The flying buttress is an iconic architectural element, used most famously on Notre Dame and other large, historic churches. But what exactly does a flying buttress do?
Ancient buildings, the sort that were designed to last anyway, were almost always built out of masonry: solid blocks of clay or stone fitted together. Masonry has high strength in compression, but almost no strength in tension. To get around this limitation, builders had basically one engineering trick: the arch.
So how does an arch work? Well, the easiest way of spanning between two points is with a simple beam. A beam works by having the top portion in compression in and the bottom portion in tension. An arch cheats this by switching out internal tensile forces for external compressive forces: instead of bending like a beam does, an arch pushes on its supports. This makes it perfect for using with materials with low tensile strength. The drawback is that using them requires a strong, stable surface that the arch can push against.
Being the only play in the playbook, arches tended to get a lot of use – lots of ancient architectural elements are variations on it. A dome is essentially an arch wrapped around 360 degrees*. If a flat surface was needed, a flat arch could be used. And the “flying” part of a flying buttress is just an arch tilted on its side.
Churches tended to have ceilings made of large, ornate masonry vaults. A vault is, once again, just a slightly different flavor of arch, and these would create outward thrusts at the top of the wall. Handling these forces is a difficult task for a comparatively thin wall – something larger is needed to resist them.
One way is just a regular old buttress – a thick heavy section that is big enough to contain the outward thrust (i.e.: keep the member entirely in compression).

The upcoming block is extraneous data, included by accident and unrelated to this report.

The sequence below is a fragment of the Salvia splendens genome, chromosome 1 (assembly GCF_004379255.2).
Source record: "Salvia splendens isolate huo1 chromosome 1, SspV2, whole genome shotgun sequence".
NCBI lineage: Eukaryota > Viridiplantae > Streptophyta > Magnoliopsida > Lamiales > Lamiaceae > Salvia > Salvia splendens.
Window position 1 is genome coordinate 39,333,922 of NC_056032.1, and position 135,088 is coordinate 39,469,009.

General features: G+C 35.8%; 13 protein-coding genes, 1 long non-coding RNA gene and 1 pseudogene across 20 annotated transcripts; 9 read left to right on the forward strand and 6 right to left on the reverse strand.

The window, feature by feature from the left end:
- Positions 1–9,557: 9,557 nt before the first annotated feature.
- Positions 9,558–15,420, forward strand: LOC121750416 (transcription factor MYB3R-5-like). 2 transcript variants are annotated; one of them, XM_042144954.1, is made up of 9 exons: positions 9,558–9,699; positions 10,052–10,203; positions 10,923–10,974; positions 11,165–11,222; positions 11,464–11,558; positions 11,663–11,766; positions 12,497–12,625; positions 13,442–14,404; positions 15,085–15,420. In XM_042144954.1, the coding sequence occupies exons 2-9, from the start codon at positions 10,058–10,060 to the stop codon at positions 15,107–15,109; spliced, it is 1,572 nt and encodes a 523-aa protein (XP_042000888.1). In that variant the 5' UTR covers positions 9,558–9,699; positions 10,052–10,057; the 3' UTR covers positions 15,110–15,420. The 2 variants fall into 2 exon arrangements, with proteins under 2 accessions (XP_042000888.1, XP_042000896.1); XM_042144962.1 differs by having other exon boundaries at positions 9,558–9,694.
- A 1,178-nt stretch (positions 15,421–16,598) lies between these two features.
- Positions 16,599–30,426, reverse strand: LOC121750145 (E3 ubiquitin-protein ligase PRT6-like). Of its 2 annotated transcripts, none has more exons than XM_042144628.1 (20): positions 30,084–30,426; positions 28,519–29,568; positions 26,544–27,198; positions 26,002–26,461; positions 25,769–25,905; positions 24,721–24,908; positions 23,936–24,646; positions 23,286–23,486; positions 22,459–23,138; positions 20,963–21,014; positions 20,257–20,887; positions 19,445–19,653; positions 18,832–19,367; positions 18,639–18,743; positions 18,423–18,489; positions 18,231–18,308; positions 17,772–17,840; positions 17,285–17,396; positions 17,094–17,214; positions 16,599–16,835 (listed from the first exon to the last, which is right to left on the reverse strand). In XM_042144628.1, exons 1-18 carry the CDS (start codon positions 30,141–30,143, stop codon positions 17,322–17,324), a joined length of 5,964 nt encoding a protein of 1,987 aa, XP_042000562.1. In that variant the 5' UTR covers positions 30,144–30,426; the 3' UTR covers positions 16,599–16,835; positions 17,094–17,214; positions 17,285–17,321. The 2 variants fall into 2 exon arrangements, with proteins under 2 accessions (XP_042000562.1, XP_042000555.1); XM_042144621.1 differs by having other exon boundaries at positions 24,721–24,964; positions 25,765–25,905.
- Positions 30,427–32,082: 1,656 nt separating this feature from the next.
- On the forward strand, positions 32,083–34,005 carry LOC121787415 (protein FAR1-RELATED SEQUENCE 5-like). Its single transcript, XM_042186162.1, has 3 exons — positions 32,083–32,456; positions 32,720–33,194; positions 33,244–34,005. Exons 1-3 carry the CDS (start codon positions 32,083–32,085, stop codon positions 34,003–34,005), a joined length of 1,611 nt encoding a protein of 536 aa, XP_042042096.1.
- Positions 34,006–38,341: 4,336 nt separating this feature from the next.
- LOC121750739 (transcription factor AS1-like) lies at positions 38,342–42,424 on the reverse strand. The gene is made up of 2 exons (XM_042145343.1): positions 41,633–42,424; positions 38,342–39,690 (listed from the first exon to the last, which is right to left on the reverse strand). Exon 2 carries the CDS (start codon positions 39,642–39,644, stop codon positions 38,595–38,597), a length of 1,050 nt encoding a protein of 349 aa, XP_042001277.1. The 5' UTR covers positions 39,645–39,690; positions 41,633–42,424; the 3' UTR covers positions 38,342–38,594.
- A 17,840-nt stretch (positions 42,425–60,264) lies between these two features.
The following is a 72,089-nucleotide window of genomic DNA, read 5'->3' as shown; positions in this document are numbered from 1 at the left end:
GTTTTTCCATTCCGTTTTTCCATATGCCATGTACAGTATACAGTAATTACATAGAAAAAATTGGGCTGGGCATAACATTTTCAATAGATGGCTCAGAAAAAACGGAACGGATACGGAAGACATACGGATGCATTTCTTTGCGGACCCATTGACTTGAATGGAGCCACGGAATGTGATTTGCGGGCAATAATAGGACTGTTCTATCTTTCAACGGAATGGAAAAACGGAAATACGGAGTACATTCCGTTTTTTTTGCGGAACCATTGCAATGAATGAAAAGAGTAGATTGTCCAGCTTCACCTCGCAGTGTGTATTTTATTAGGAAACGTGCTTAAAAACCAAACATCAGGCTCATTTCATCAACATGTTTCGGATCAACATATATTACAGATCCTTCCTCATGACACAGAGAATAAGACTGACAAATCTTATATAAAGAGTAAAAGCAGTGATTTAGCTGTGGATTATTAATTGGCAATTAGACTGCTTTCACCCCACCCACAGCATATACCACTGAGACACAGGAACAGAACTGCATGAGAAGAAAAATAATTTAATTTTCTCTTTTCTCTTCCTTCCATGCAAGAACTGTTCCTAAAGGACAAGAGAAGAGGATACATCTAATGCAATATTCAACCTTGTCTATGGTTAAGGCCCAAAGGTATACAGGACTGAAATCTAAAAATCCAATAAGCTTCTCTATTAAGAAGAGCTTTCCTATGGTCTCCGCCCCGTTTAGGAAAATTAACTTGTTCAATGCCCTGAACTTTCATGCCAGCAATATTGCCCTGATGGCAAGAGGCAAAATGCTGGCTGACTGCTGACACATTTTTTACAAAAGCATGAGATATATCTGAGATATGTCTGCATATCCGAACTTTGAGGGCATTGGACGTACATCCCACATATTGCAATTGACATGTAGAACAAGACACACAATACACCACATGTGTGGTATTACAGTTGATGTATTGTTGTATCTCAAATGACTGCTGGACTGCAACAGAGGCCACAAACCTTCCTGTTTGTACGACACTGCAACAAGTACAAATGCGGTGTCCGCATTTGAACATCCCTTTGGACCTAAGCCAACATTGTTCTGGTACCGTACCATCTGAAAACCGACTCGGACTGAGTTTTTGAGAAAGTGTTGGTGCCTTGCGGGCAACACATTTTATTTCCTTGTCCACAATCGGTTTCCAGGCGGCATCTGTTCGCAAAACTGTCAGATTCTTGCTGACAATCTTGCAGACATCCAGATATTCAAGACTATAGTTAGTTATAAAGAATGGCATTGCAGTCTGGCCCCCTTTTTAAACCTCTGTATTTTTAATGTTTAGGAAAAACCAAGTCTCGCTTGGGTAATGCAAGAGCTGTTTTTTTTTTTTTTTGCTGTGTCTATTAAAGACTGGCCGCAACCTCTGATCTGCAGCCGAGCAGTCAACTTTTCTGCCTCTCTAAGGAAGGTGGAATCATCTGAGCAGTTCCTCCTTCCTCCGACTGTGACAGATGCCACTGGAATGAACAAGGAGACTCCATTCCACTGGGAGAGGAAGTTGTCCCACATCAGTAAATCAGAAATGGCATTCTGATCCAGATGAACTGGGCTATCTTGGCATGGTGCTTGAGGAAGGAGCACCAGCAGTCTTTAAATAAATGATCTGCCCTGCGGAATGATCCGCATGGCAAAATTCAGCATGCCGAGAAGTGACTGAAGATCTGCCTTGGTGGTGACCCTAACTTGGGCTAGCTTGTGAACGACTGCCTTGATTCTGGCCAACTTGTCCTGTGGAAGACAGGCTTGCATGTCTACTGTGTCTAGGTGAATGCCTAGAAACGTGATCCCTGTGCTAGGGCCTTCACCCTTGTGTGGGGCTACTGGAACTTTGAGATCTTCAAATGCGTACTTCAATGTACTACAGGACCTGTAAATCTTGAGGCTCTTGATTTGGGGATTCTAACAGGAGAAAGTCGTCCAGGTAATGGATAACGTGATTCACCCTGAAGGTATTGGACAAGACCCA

You could also move the buttress outside and connect them back to the support walls. This is perhaps a more elegant architectural choice, but it doesn’t improve your actual design much – you’ll need just as large of a buttress wall as you did before.
But if you slope your arch downward, the outside wall will be at a lower elevation. This lowers the overturning moment (force wanting to topple the wall over), and allows for a smaller buttress, and a lighter, more airy church design.
So, to sum up: a flying buttress was an arch that transferred lateral thrust from the roof vault. Transferring the force like this allowed the use of smaller, shorter buttresses on the outside and produced a lighter, more elegant design.
The flying buttress, like every other flavor of arch, isn’t used much anymore. With the development of steel it became economical to design structures that could carry large tensile forces, making the arch unnecessary. In some ways this is the main difference between ancient and modern (post 1850 or so) construction – the former are designed to only be in compression, while the latter can handle both tension and compression with ease. For this reason, it’s unlikely we’ll see a revival of the flying buttress any time soon.